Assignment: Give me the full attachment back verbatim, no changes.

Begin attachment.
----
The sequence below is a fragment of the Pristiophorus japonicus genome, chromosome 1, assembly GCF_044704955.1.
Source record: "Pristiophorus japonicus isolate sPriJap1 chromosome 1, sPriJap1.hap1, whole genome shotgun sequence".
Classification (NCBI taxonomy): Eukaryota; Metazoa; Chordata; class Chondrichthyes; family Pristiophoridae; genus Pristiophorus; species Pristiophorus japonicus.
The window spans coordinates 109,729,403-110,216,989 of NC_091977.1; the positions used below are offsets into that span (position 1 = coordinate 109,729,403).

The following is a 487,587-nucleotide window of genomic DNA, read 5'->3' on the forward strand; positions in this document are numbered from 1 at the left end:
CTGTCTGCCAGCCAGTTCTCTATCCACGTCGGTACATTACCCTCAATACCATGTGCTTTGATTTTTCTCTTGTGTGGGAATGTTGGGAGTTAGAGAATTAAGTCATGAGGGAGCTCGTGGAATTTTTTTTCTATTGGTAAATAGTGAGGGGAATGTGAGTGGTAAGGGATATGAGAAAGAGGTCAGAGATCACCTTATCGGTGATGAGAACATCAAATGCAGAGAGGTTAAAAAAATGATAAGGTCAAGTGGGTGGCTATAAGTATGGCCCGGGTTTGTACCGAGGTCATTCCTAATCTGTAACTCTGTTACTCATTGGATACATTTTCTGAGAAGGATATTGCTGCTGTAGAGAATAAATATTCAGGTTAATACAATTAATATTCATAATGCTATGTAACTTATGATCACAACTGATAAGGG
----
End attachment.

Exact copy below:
The sequence below is a fragment of the Pristiophorus japonicus genome, chromosome 1, assembly GCF_044704955.1.
Source record: "Pristiophorus japonicus isolate sPriJap1 chromosome 1, sPriJap1.hap1, whole genome shotgun sequence".
Classification (NCBI taxonomy): Eukaryota; Metazoa; Chordata; class Chondrichthyes; family Pristiophoridae; genus Pristiophorus; species Pristiophorus japonicus.
The window spans coordinates 109,729,403-110,216,989 of NC_091977.1; the positions used below are offsets into that span (position 1 = coordinate 109,729,403).

The following is a 487,587-nucleotide window of genomic DNA, read 5'->3' on the forward strand; positions in this document are numbered from 1 at the left end:
CTGTCTGCCAGCCAGTTCTCTATCCACGTCGGTACATTACCCTCAATACCATGTGCTTTGATTTTTCTCTTGTGTGGGAATGTTGGGAGTTAGAGAATTAAGTCATGAGGGAGCTCGTGGAATTTTTTTTCTATTGGTAAATAGTGAGGGGAATGTGAGTGGTAAGGGATATGAGAAAGAGGTCAGAGATCACCTTATCGGTGATGAGAACATCAAATGCAGAGAGGTTAAAAAAATGATAAGGTCAAGTGGGTGGCTATAAGTATGGCCCGGGTTTGTACCGAGGTCATTCCTAATCTGTAACTCTGTTACTCATTGGATACATTTTCTGAGAAGGATATTGCTGCTGTAGAGAATAAATATTCAGGTTAATACAATTAATATTCATAATGCTATGTAACTTATGATCACAACTGATAAGGG